You've seen it before: Quarterly earnings miss analyst estimates, or quarter-versus-quarter comparisons are less than ideal, and the inevitable happens: The stock price drops like a log, followed by headlines screaming "ABC Company in Dire Straits!" If you're a value investor, these situations are ideal investment opportunities, since the decline in share price feeds on itself, gaining momentum until the stock is oversold.
But even if you're not a value investor, you need to look at the craziness surrounding Cirrus Logic (NASDAQ:CRUS). It's not often you come across a company that nearly doubles revenues versus the prior year's quarter and then ends the trading day down over 12%, and has trading halted because of the sell-off , as Cirrus Logic did on Nov. 1. And the strangeness continued into the next day's trading, which began with another 3% drop in Cirrus share price. Surely, there must be some method to this madness, right?
First, the numbers
Though I'd love to share some negatives, if for no other reason than to explain Cirrus Logic's negative stock-price movement, you really have to stretch to find anything to complain about. Cirrus Logic's fiscal 2013's Q2 revenues came in just shy of $194 million -- that's a 91% improvement compared with last year, and more than twice the prior quarter's sales results.
Just as impressively, Cirrus Logic's increase in revenues made it to the bottom line, too. Diluted earnings per share came in at $0.51 a share, and non-GAAP earnings were $0.79 -- three times last year's quarter, and well above analyst expectations. Cirrus was also able to add to its balance sheet, upping available cash to nearly $68 million, a $28 million increase compared with fiscal Q2 of 2012.
Also worth noting is that Cirrus Logic's dramatic increase in earnings came from sales, not simply cutting overhead, something we've seen a lot of during this difficult global economic environment. As it happens, Cirrus actually bumped up R&D spending by 50% compared with last year and still killed it on both the top and bottom lines. How? Cirrus simply sold a whole lot of product, thanks to its friends over at Apple (NASDAQ:AAPL).
So, what's the problem?
A couple of concerns, which are a stretch at best, have been cited as reasons for Cirrus Logic's precipitous decline. This first is that a majority of Cirrus Logic's revenues are derived from the chips sold in iPads, iPhones, and the like, so delivery or sales problems over at Apple could equate to revenue problems at Cirrus. But as the financial results demonstrated, that wasn't a problem Cirrus had to deal with this past quarter, and the success of the latest iPhone bodes well for Cirrus Logic's Q3.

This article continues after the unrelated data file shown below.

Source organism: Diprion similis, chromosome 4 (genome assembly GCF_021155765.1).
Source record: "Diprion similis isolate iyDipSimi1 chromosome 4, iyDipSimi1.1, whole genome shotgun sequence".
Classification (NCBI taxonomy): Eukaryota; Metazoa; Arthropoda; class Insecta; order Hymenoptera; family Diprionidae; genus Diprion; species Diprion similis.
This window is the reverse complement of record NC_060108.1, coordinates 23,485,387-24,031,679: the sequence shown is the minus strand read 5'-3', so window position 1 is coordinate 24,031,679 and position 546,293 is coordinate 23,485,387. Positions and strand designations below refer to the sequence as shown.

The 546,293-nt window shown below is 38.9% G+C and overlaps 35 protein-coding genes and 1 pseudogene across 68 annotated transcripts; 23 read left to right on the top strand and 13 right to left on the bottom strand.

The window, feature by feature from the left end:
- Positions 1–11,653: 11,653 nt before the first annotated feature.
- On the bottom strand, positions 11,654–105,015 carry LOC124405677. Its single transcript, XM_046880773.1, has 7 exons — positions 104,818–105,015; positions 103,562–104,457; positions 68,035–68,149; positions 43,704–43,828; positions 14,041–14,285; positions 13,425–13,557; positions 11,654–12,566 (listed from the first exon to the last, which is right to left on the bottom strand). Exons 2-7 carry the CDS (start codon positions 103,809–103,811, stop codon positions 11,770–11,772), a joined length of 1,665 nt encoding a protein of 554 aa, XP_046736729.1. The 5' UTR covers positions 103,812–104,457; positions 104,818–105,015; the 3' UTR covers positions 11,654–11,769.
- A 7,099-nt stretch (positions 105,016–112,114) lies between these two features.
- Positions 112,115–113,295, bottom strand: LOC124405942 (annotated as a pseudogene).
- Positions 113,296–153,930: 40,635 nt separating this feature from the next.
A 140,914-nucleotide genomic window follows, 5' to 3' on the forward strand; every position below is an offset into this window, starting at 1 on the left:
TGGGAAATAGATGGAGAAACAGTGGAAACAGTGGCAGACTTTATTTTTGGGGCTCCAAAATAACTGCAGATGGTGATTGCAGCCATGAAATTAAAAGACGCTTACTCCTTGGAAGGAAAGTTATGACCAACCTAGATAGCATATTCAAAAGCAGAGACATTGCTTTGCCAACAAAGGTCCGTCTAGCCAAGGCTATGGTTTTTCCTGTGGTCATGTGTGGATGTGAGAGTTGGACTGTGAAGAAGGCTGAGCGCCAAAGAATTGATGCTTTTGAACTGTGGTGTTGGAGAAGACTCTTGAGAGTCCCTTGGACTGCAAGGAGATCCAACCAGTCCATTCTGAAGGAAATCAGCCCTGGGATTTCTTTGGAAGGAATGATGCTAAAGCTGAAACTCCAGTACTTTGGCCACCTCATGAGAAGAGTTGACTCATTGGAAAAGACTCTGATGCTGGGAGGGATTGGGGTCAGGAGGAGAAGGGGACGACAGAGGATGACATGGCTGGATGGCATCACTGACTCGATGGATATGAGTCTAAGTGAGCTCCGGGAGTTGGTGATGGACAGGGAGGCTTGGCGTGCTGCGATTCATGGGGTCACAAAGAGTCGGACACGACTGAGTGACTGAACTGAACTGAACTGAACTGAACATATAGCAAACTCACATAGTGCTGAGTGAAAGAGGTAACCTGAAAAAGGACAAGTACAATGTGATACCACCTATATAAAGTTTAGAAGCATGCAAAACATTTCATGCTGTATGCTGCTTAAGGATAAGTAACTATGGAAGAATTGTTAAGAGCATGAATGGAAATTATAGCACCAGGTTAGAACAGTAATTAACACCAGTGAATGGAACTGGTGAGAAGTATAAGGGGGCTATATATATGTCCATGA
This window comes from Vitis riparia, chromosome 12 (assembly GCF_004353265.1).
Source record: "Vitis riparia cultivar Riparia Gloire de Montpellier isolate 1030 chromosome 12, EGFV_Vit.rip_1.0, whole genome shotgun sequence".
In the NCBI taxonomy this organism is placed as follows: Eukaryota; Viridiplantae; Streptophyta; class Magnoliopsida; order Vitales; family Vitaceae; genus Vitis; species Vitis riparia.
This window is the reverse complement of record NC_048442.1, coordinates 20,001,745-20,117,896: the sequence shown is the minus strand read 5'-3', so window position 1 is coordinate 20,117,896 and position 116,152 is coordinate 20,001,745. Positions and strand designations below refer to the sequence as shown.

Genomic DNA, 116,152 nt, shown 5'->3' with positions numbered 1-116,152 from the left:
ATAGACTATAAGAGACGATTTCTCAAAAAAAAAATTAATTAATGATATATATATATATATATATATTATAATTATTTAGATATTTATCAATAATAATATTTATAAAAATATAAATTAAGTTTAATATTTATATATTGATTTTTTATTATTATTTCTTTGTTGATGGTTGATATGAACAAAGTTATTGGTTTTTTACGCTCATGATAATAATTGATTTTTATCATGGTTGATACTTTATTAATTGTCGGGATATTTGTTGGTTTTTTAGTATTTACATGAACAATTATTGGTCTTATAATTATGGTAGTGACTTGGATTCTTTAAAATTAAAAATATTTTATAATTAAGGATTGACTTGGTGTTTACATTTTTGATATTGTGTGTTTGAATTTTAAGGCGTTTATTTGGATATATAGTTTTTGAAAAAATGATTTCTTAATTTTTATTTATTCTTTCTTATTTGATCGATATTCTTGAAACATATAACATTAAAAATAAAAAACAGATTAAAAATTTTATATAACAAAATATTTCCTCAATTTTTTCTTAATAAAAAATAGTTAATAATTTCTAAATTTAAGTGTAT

Secondly, some analysts raised margin concerns, among them Felt & Co., which downgraded Cirrus to a "hold" from a "strong buy." Of course, the lowering of the Cirrus Logic target price to $44 is still more than 25% above its current levels, not to mention gross margins are 52% in the most recent quarter, just as they were last year. With the increased R&D spending and costs associated with all those additional sales, the fact Cirrus is able to maintain its gross margins is a win in my book.
Compared with key competitors, it could be argued that Cirrus Logic is fairly expensive, at least on a trailing basis. At 21 times earnings, Cirrus is on the high end of the sector. Analog Devices (NASDAQ:ADI) and Texas Instruments (NASDAQ:TXN) both play in the same sandbox as Cirrus Logic but are trading at less than 19 times trailing earnings. Price-to-sales ratios also favor TI and Analog Devices compared with Cirrus, and a lack of a dividend yield may also be turn-off for some investors.
What's an investor to do?
Those margins that were such a concern for some Cirrus Logic analysts? Cirrus' gross margins, net profit margins, and return on investment results, though not necessarily the highest, either compare favorably with, or beat, both Analog Devices and Texas Instruments. And on a forward basis, Cirrus Logic's 10.4 P/E is dirt cheap.
When it's all said and done, trying to make sense of Cirrus Logic's trading these past couple of days is an exercise in futility -- it simply makes no sense. So, rather than beat your head against the wall trying to figure it out, take advantage of it. Cirrus is a sound, and affordable, play on all things Apple, and it has just gotten ridiculously cheap -- for no reason whatsoever.
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Tim Brugger has no positions in the stocks mentioned above. The Motley Fool owns shares of Apple and Cirrus Logic. Motley Fool newsletter services recommend Apple. Try any of our Foolish newsletter services free for 30 days. We Fools don't all hold the same opinions, but we all believe that considering a diverse range of insights makes us better investors. The Motley Fool has a disclosure policy.